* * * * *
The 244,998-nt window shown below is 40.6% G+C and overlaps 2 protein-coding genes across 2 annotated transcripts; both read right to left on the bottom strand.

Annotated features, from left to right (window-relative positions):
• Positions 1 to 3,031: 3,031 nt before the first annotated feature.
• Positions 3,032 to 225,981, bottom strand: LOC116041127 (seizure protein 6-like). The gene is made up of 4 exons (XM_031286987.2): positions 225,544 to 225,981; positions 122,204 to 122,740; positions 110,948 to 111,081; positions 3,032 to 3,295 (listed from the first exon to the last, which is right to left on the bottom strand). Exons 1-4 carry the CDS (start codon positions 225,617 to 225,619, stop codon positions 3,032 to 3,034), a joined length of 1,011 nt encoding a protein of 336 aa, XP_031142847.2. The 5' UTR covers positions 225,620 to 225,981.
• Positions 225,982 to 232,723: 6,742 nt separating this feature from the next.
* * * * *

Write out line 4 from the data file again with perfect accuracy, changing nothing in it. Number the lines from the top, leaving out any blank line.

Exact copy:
• Positions 3,032 to 225,981, bottom strand: LOC116041127 (seizure protein 6-like). The gene is made up of 4 exons (XM_031286987.2): positions 225,544 to 225,981; positions 122,204 to 122,740; positions 110,948 to 111,081; positions 3,032 to 3,295 (listed from the first exon to the last, which is right to left on the bottom strand). Exons 1-4 carry the CDS (start codon positions 225,617 to 225,619, stop codon positions 3,032 to 3,034), a joined length of 1,011 nt encoding a protein of 336 aa, XP_031142847.2. The 5' UTR covers positions 225,620 to 225,981.